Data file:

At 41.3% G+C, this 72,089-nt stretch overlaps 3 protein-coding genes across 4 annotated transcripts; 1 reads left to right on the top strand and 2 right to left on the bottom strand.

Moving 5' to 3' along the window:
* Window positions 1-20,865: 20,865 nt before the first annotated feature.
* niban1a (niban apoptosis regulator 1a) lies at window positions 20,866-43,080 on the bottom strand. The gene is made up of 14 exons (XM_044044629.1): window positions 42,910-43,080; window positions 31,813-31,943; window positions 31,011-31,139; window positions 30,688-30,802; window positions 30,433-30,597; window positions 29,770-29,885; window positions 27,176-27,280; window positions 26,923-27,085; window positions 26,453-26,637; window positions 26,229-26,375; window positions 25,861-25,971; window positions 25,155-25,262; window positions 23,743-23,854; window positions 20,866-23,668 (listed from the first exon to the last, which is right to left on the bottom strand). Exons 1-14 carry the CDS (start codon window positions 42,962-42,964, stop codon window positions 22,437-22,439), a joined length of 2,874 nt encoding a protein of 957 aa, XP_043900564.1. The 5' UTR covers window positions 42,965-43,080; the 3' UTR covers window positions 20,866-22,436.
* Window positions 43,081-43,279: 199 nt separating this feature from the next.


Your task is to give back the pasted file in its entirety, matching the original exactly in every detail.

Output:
At 41.3% G+C, this 72,089-nt stretch overlaps 3 protein-coding genes across 4 annotated transcripts; 1 reads left to right on the top strand and 2 right to left on the bottom strand.

Moving 5' to 3' along the window:
* Window positions 1-20,865: 20,865 nt before the first annotated feature.
* niban1a (niban apoptosis regulator 1a) lies at window positions 20,866-43,080 on the bottom strand. The gene is made up of 14 exons (XM_044044629.1): window positions 42,910-43,080; window positions 31,813-31,943; window positions 31,011-31,139; window positions 30,688-30,802; window positions 30,433-30,597; window positions 29,770-29,885; window positions 27,176-27,280; window positions 26,923-27,085; window positions 26,453-26,637; window positions 26,229-26,375; window positions 25,861-25,971; window positions 25,155-25,262; window positions 23,743-23,854; window positions 20,866-23,668 (listed from the first exon to the last, which is right to left on the bottom strand). Exons 1-14 carry the CDS (start codon window positions 42,962-42,964, stop codon window positions 22,437-22,439), a joined length of 2,874 nt encoding a protein of 957 aa, XP_043900564.1. The 5' UTR covers window positions 42,965-43,080; the 3' UTR covers window positions 20,866-22,436.
* Window positions 43,081-43,279: 199 nt separating this feature from the next.